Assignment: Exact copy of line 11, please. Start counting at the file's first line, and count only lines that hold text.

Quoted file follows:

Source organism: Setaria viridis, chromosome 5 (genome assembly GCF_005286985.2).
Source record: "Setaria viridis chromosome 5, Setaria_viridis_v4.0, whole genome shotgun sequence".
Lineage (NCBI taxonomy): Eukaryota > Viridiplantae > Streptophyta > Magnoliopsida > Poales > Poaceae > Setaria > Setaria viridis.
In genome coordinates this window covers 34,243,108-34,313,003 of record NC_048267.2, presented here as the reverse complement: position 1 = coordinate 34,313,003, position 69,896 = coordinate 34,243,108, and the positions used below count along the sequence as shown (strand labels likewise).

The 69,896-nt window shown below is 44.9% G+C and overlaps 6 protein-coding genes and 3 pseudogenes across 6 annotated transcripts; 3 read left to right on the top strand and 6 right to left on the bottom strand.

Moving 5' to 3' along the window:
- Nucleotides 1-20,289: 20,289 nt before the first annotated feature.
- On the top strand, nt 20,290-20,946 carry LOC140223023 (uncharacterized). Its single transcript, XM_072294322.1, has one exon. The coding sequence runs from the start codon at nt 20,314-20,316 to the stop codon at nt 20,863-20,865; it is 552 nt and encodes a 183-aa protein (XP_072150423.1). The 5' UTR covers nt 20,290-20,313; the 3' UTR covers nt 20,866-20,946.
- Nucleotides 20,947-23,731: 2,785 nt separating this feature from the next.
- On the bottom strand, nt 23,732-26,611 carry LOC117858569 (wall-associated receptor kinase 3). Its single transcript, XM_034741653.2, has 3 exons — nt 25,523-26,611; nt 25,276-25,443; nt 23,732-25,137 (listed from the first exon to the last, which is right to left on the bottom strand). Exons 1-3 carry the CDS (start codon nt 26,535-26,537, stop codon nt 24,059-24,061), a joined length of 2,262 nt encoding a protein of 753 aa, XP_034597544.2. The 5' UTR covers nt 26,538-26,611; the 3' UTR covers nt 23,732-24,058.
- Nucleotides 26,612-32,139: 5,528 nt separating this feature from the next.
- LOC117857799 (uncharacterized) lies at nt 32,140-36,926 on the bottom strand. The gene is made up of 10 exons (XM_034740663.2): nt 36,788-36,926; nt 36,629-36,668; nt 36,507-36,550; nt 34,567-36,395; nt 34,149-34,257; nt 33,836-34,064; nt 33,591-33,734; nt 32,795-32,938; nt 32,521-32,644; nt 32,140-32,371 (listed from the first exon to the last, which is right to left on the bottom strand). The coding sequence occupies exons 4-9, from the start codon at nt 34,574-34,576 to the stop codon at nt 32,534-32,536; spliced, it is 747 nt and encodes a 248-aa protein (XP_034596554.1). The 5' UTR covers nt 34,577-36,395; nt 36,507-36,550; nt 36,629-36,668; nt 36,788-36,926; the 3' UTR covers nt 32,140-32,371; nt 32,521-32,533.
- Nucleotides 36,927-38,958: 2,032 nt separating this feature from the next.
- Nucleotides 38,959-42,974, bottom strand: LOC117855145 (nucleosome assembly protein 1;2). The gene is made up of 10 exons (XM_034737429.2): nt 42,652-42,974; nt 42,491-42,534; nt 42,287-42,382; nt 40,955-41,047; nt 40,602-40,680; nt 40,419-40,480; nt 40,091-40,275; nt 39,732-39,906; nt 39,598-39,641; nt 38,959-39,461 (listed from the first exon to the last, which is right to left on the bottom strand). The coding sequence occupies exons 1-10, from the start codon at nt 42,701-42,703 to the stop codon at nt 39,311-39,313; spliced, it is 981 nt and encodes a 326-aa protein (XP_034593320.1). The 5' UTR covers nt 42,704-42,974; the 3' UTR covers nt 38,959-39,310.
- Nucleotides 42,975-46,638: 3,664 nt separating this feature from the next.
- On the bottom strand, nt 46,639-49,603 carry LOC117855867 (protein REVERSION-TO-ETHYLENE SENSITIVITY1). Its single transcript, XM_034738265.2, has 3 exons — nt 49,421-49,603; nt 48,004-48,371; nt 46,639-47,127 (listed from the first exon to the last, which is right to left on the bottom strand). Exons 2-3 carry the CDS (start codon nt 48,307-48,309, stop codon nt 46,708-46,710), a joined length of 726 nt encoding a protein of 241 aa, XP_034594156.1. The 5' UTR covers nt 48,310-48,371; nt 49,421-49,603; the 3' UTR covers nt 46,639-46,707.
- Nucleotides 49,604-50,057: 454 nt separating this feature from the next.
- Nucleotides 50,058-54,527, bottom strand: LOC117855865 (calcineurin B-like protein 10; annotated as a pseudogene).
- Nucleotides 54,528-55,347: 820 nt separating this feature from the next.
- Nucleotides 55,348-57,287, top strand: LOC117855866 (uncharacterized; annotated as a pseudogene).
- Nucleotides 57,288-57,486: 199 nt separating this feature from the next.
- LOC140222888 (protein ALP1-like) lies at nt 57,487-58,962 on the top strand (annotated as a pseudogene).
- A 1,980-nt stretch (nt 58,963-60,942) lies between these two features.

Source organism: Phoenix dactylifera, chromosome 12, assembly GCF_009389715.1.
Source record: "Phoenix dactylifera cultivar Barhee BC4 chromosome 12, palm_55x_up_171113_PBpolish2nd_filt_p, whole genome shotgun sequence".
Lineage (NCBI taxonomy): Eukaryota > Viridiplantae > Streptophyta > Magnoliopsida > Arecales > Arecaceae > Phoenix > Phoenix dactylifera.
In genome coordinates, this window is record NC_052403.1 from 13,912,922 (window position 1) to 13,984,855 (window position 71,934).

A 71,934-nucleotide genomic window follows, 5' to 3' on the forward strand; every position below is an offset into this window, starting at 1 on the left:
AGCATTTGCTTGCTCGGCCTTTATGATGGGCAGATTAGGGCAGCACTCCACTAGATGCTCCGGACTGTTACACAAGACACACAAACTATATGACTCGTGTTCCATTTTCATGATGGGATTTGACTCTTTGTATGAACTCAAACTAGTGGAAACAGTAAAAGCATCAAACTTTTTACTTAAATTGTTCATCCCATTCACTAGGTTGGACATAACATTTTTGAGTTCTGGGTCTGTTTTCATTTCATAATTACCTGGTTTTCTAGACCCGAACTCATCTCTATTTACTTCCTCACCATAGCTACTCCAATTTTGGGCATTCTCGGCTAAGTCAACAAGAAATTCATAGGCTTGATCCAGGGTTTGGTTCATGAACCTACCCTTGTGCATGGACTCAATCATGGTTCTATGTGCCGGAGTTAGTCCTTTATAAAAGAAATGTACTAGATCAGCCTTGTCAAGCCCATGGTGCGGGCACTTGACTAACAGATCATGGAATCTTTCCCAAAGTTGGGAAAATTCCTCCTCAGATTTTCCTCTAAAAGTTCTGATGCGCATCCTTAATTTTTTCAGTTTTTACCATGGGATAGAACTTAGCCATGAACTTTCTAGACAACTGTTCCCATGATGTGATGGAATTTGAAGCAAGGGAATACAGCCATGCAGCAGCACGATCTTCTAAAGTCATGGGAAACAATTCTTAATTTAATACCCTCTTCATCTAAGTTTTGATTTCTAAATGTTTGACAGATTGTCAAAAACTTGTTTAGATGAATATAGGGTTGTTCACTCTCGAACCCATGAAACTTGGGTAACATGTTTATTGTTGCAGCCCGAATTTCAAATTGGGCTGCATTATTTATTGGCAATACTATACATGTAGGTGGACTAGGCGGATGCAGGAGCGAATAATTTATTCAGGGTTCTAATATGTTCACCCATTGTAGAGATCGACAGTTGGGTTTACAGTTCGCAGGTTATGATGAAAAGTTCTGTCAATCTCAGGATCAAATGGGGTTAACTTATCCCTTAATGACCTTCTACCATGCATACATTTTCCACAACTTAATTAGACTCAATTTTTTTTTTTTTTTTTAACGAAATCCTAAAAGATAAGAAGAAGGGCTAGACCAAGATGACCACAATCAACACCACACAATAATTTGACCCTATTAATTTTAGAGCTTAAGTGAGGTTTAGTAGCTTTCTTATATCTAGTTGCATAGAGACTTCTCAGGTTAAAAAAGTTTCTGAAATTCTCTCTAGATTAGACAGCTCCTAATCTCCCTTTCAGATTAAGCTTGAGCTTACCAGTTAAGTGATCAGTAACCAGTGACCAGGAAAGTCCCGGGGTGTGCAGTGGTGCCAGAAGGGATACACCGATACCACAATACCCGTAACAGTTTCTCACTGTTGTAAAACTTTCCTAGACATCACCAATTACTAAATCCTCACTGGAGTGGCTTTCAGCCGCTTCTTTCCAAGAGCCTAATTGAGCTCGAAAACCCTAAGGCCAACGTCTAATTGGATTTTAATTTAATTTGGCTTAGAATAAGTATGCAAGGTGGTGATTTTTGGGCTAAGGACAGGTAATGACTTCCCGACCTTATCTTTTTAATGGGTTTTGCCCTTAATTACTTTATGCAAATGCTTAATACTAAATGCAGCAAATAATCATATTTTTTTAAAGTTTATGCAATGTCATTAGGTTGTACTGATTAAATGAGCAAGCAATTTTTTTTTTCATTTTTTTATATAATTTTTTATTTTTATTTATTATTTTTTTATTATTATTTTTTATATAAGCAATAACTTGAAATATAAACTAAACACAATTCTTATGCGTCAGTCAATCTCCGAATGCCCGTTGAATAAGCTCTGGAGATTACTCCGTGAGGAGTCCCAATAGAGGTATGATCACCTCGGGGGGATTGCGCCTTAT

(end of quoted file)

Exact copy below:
- Nucleotides 26,612-32,139: 5,528 nt separating this feature from the next.